By Stacy M. Brown, NNPA Newswire Senior National Correspondent
Baseball’s recognized home run king and an African American hero, Henry “Hank” Aaron, has died at the age of 86.
Aaron, who broke Babe Ruth’s all-time home run record on April 8, 1974, was not just a baseball legend but a hero to superstars.
“He’s the one man that I idolize more than myself,” the late boxing legend Muhammad Ali once said about Aaron.
While with the Atlanta Braves, Aaron tied Ruth’s mark of 714 homers on April 7. A day later, he slugged No. 715 against the Los Angeles Dodgers’ Al Downing.
Before and throughout his chase of Ruth’s longstanding record, Aaron was subjected to racism and hate. Death threats were common, and even some teammates and those throughout baseball despised Aaron as he approached their white hero’s record.
Despite beefed up security at Atlanta’s Fulton County Stadium, some fans breached the outfield walls as Aaron trotted around the bases following his record-setting dinger.
Legendary footage shows at least two fans were able to physically greet Aaron as he rounded second base and fireworks exploded in the Atlanta night.
“A Black man is getting a standing ovation in the Deep South for breaking a record of an all-time baseball idol,” Dodgers announcer Vin Scully, who called the game, proclaimed as Aaron’s mother, family, and teammates greeted him at home plate.
Born Henry Louis Aaron on February 5, 1934, in a poor Black section of Mobile, Alabama, called “Down the Bay,” Hank Aaron was the third of eight children born to Estella and Herbert Aaron. Aaron’s father made his living as a tavern owner and a dry dock boilermaker’s assistant.
According to biography.com, Aaron and his family moved to the middle-class Toulminville neighborhood when he was eight years old.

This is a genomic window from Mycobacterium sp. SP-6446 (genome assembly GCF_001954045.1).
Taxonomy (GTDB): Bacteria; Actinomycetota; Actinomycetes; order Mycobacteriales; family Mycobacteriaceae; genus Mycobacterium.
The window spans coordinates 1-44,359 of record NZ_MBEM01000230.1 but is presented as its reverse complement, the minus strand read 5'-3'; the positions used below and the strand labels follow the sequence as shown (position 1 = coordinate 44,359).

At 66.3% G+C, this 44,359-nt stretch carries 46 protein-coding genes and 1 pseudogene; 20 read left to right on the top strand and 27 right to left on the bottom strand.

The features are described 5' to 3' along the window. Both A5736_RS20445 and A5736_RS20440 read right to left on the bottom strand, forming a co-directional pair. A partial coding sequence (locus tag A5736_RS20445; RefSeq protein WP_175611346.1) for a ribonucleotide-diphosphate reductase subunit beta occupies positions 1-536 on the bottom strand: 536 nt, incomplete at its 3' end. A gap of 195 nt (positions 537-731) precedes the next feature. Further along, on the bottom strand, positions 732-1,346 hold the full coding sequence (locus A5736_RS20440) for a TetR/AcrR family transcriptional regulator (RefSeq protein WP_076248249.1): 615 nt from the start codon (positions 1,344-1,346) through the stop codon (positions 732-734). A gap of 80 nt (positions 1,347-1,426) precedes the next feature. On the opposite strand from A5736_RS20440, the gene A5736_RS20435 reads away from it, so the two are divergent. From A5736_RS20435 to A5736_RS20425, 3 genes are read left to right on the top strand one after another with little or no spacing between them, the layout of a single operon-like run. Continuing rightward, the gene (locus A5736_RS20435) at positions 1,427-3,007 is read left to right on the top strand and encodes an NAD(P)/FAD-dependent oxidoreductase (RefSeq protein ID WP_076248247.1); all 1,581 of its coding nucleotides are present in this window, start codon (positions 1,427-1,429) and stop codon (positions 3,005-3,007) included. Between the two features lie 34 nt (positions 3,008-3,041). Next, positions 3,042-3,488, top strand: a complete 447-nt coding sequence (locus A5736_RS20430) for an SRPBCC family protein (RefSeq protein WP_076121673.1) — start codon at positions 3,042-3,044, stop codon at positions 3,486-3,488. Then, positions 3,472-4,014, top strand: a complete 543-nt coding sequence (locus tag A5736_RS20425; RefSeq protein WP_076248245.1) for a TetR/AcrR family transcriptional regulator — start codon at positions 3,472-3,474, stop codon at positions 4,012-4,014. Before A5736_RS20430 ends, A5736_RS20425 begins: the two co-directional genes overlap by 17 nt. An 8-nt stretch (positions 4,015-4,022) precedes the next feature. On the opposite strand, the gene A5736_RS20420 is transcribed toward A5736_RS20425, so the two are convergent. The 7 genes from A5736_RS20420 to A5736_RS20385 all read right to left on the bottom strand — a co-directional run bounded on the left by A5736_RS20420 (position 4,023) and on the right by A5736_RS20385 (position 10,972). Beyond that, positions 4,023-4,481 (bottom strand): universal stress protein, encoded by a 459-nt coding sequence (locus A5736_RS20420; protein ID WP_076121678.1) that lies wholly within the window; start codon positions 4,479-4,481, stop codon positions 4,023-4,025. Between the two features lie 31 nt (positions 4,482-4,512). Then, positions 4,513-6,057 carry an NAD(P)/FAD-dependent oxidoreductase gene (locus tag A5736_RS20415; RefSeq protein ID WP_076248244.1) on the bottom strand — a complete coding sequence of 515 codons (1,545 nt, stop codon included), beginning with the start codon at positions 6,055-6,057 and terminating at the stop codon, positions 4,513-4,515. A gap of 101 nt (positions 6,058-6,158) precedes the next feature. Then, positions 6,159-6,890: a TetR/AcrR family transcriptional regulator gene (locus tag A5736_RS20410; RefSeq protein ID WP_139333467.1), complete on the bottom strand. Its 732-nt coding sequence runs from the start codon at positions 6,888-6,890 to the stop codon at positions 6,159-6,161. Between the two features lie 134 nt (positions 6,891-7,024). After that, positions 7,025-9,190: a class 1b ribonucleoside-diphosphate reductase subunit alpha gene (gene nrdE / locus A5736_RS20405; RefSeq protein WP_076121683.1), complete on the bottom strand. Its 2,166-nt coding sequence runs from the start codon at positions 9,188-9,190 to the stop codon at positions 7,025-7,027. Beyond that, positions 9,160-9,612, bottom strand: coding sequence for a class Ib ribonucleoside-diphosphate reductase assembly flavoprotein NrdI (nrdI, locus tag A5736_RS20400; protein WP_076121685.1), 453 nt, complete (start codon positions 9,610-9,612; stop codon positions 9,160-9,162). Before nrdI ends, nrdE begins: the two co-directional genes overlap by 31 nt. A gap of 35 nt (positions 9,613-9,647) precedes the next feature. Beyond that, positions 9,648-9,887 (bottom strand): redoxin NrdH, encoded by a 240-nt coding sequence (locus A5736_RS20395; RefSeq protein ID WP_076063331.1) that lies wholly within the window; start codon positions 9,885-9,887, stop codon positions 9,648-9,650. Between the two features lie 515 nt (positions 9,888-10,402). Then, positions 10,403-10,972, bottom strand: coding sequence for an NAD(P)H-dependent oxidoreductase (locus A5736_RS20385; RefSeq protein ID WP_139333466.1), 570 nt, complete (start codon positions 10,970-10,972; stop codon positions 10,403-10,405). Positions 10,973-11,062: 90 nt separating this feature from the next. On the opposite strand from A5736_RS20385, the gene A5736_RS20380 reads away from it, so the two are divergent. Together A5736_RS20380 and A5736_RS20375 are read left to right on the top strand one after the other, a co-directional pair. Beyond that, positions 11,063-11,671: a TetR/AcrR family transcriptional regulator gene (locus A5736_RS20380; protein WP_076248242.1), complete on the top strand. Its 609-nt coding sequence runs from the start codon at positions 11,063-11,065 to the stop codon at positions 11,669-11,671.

Aaron, who became known as “Hammering Hank,” developed a strong affinity for baseball and football at a young age and focused more heavily on sports than his studies.
During his freshman and sophomore years, he attended Central High School, a segregated high school in Mobile, where he excelled at football and baseball.
Aaron first starred in the Negro Leagues in 1952 and again in 1953, batting .366, with five home runs and 33 RBIs in 26 official games. He began his Major League Baseball career in 1954 with the Milwaukee Braves and spent 23 seasons as an outfielder with Milwaukee – the franchise eventually moved to Atlanta.
Aaron finished his career with 755 home runs, a record topped by Barry Bonds of the San Francisco Giants in 2007. However, many baseball purists recognize Aaron as the true record holder, alleging that Bonds used performance enhancing drugs to bolster his power.
Bonds has denied those allegations.
Aaron’s biography at the Baseball Hall of Fame, where he earned induction in 1982, noted that he was “a consistent producer both at the plate and in the field, reaching the .300 mark in batting 14 times, 30 home runs 15 times, 90 RBI 16 times and captured three Gold Glove Awards enroute to 25 All-Star Game selections.”
The Hall biography notes that 1957 was arguably Aaron’s best season. He hit .322 that year with 44 home runs and 132 RBI, captured the National League MVP Award, and led the Braves to their first World Series Championship since 1914.
The U.S. Postal Service once honored Aaron for receiving nearly 1 million pieces of mail, more than any non-politician.
On the 25th anniversary of Aaron’s 715th home run, Major League Baseball created the Hank Aaron Award, given annually to the players with the best overall offensive performances in each league.
Aaron received the Presidential Medal of Freedom, the nation’s highest civilian award, from President George W. Bush in 2002.
According to the New York Times, the Baseball Hall of Fame opened a permanent exhibit in 2009 chronicling Aaron’s life. His childhood home was moved on a flatbed truck to the grounds of Hank Aaron Stadium, which was the home of the Mobile BayBears, a former minor league team, and opened as a museum in 2010.
“Through his long career, Hank Aaron has been a model of humility, dignity, and quiet competence,” former Atlanta Mayor and U.S. Ambassador Andrew Young noted in a statement. “He did not seek the adoration that is accorded to other national athletic heroes, yet he has now earned it. “